Still, I’m making every effort to push that little blue bar further along.  I leave town next Tuesday for 12 days–six spent visiting family, six spent working.  My trusty computer will be coming with me.  I’ve set a goal of writing 5,000 words per week.  That seems doable.  I might even be able to go over every once and awhile.  In July, I’m taking a week and going to the Seychelles Islands.  While I plan to spend significant time, lying around the pool with a frosty beverage, I also plan to spend a fair chunk of time each day working on my book.  I’ll have no dog, no cat, no office, no TV (okay, there will be TV, but I won’t watch it!)–no excuses.

    Who knows?  Maybe December isn’t so impossible after all.

    Keep an eye on the blue bar.

3 Responsesso far.

  1. KimberlyFDR says:

    I’m going backwards through posts, so forgive me :)

    I love Josh’s approach to his marketing (and it’s the way I’m trying to approach my own expansion of a certain genre writing). He publishes through small press, using their tools in order to promote and get the word out. Then, when the exclusive rights revert, he’s able to publish the titles himself to continue his readership and market on the prior publicity. Very business savvy.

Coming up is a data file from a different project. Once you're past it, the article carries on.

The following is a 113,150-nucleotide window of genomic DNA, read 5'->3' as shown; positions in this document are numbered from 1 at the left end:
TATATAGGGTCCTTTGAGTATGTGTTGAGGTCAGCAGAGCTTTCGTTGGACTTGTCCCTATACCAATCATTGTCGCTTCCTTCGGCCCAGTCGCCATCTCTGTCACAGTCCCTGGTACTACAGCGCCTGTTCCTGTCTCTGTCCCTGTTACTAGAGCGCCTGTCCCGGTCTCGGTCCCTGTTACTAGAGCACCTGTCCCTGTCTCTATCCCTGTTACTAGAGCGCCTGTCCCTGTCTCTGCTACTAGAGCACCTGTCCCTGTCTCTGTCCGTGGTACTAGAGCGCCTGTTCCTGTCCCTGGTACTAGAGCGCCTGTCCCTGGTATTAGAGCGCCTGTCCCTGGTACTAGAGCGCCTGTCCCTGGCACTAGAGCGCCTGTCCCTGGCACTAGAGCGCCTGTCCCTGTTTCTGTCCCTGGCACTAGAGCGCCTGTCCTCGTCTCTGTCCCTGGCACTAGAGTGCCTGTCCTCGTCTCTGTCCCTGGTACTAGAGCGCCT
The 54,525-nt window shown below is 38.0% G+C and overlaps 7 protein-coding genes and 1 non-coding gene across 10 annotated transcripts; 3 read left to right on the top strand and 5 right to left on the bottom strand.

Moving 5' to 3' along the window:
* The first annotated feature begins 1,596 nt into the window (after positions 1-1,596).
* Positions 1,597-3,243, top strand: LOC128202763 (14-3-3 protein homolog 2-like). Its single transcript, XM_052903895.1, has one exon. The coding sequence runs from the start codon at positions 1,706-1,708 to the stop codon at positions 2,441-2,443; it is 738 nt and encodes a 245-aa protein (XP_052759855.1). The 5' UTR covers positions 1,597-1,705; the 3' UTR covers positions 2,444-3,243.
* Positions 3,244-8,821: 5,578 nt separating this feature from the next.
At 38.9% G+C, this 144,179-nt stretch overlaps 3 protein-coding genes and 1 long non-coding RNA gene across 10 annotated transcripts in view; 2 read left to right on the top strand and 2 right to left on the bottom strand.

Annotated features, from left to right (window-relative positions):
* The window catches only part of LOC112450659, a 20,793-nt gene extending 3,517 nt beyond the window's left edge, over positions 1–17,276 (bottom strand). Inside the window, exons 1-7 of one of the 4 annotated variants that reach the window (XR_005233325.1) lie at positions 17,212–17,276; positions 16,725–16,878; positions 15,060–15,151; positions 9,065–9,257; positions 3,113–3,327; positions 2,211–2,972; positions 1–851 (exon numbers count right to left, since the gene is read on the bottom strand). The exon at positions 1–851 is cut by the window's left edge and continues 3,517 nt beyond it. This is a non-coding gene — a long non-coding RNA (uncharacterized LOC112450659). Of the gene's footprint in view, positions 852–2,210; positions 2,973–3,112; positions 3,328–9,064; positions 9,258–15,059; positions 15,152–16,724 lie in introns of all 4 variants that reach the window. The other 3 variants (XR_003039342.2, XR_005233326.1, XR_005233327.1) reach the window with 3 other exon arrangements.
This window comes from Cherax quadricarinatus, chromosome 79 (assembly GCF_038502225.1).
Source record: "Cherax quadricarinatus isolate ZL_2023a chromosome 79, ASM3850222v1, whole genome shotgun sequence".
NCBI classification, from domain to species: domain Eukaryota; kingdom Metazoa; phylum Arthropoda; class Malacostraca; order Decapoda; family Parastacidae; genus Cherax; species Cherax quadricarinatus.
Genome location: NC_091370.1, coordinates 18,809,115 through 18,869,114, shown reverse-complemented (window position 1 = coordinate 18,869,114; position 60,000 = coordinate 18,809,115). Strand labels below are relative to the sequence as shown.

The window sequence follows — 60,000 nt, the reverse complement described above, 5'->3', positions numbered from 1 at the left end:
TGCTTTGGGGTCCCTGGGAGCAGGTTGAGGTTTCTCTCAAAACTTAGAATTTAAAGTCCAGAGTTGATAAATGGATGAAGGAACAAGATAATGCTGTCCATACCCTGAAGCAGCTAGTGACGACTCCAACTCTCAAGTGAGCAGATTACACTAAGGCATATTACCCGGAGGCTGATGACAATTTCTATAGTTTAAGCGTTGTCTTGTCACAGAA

And writing is indeed a business. We all love our craft, but we also have to plan out a multitude of things to make it successful. We have to keep a schedule of when to write to make deadlines, how to publish the work once it’s polished, where to promote before it’s released and certainly after, all while working on our next novels and stories. A real balancing act!

    • OliviaDCraig says:

      I have all the admiration in the world for Josh. He’s one of my fav authors full stop. But I’m not convinced going the traditional publishing route is the way to go, at least not for someone like me, who is writing in a niche genre like m/m romance.

      From what I understand (and I hasten to add, I’m no expert!), publishers expect authors to shoulder much if not all of the marketing responsibilities. Even if I were to land a publishing deal, I would still need to have a blog, a Facebook page, a Twitter account and to participate on Good Reads (which admittedly I don’t do all that much of–despite using the site to log my own reading). So if I’m going to do all that already, what is the publisher going to do for me?